Medium weight hikers are relatively stiff for steep slopes but light enough weight for hiking super long distance...and chunk easier to stalk quietly. Several excellent medium weight boots I've used and abused include Lowa Caminos, Lowa Vantage, and Sharpa Kailash.

From: del_binari
03-Jul-18
Most of the time it boils down to the personal preference. I hunt with heavier stiffer boots (currently the Scarpa Kinesis Pros, formerly La Sportiva Pamirs), the Lowa Tibets came in second place each time I bought these other boots. My brother likes the lighter boots like the Scarpa Sanskar (a higher grade of the Scarpa Kailash) and he prefers that type of lighter boot with less stiffness but with good ankle support.

With elk hunting the stiffer boots are easier for me to sit on my heels when setting up, and elk don't seem as nervous about noise as much as deer are. I never busted an elk out because I was making too much noise, usually get winded or move too much. Anyway foot comfort is key to being able to hunt day in and out, and it pays to make the right choice for your style of hunting and your type of feet.

Good luck.

From: semostickbow
05-Jul-18
Question for you Elk guys, from a flat lander. I’ve headed to CO in Sept and have hiking under load in preparation. Only to find out my big toes don’t like my Salomon Quests under weight. So, I ordered a pair of Crispi Idaho’s and Lowa Tibet’s to see which one I like the best and send the other back (wear inside). Without putting miles on the boot, how the heck do I decide? The obvious answer is whichever one feels better..... Looking for thoughts suggestions. Thanks!

From: semostickbow
05-Jul-18
Sorry, didn’t mean to repost. Both boots feel fine, the Lowa may have the edge. Toes are good walking under weight up and down stairs. Thanks for all your help and advice.

05-Jul-18
It's going to come down to what feels better. Get them 1/2-1 size big and wear thick brand new socks for your hunt if needed.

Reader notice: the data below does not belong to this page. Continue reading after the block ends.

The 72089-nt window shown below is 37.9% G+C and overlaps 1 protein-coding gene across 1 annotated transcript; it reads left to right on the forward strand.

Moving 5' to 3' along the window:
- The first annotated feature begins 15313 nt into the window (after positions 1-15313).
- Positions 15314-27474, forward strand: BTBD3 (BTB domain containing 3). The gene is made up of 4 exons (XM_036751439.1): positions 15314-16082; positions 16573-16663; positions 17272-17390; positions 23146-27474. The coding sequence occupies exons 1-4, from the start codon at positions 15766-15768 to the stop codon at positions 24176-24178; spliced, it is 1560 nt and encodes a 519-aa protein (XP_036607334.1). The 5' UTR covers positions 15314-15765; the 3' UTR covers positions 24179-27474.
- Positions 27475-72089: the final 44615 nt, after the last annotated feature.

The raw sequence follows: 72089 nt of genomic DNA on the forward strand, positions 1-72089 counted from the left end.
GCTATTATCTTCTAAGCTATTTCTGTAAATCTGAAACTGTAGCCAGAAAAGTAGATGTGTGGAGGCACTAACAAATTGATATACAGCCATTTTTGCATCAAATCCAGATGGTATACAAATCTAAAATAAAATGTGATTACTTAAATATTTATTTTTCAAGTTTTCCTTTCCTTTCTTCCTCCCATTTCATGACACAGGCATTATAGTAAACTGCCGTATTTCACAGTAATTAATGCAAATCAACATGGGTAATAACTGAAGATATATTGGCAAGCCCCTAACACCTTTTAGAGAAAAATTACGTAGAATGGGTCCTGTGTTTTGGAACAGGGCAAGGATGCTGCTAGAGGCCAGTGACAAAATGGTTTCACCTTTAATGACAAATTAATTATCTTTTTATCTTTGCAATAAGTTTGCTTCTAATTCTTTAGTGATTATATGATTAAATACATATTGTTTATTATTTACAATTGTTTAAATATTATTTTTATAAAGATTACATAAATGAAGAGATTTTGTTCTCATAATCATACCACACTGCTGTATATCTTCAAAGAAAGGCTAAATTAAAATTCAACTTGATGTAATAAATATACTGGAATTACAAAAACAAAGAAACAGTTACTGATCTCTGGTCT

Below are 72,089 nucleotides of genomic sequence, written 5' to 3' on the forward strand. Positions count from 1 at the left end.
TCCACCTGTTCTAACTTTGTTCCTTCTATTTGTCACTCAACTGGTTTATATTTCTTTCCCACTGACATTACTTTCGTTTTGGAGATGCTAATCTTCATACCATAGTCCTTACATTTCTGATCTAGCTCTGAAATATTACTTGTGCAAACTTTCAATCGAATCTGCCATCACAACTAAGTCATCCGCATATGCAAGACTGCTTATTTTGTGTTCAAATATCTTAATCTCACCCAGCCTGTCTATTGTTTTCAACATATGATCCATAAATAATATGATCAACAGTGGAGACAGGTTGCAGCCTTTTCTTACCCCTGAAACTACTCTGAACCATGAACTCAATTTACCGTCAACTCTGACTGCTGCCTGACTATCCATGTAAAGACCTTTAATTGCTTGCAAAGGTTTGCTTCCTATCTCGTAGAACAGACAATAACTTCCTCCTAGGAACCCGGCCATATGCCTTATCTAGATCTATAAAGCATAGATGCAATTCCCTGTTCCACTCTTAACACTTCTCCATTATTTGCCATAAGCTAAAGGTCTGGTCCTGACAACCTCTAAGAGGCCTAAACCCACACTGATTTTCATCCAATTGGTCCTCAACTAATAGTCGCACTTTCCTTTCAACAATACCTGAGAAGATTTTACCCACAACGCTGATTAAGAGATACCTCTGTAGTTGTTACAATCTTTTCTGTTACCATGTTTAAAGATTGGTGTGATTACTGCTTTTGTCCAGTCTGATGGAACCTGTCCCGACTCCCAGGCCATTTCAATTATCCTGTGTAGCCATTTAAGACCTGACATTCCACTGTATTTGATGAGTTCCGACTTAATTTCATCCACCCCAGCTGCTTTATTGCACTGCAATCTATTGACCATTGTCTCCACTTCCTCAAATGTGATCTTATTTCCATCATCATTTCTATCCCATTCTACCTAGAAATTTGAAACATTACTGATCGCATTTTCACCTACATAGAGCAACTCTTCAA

From: BIG BEAR
06-Jul-18
So 64 oz. a pair is considered staggering heavy for a pair of boots ?? What is a reasonable weight ?

From: BIG BEAR
06-Jul-18
Jim... I looked up the Caminos..... they are 54.5 oz..... You said the Crispis are a staggering weight at 64 oz.... That’s less than 5 oz. more per foot than the Caminos.... Is that really that big of a difference ?? You hunt in the mountains so I trust your experience... My only interest in this is curiosity.... I’m not in the market for a pair of boots right now....

The Tibet’s are also 4 pounds........ (64 Oz).

From: LesWelch
06-Jul-18
I agree with some of the sentiments. The Tibet's are really nice boots. TOO stiff though. I've got 2 pairs sitting in the closet. Likely never wear again. I've been using an array of Crispi, Lowa, and Hanwag's in the mid height/weight range. So much nicer than those extremely stiff soled heavy boots.

From: lv2bohunt
06-Jul-18
Considering the weight of boots, Looking at it from a hiking /backpacking standpoint 64 oz is considering very heavy. From a traditional hunters standpoint maybe not so much. Boot weight is trending to lighter and more flexible. I’m a little surprised at the number of pairs of boots some of you guys own.

From: BIG BEAR
06-Jul-18
^^^ I fully agree with what you are saying....... For those that are doing EXTENSIVE hiking and hunting out west.... the lighter boots might be a better choice..... But for a guy that goes out west for a week long hunt and has done some physical training to get into shape for that hunt.... He won’t think twice about the weight of his 64 oz. boots.... whatever brand...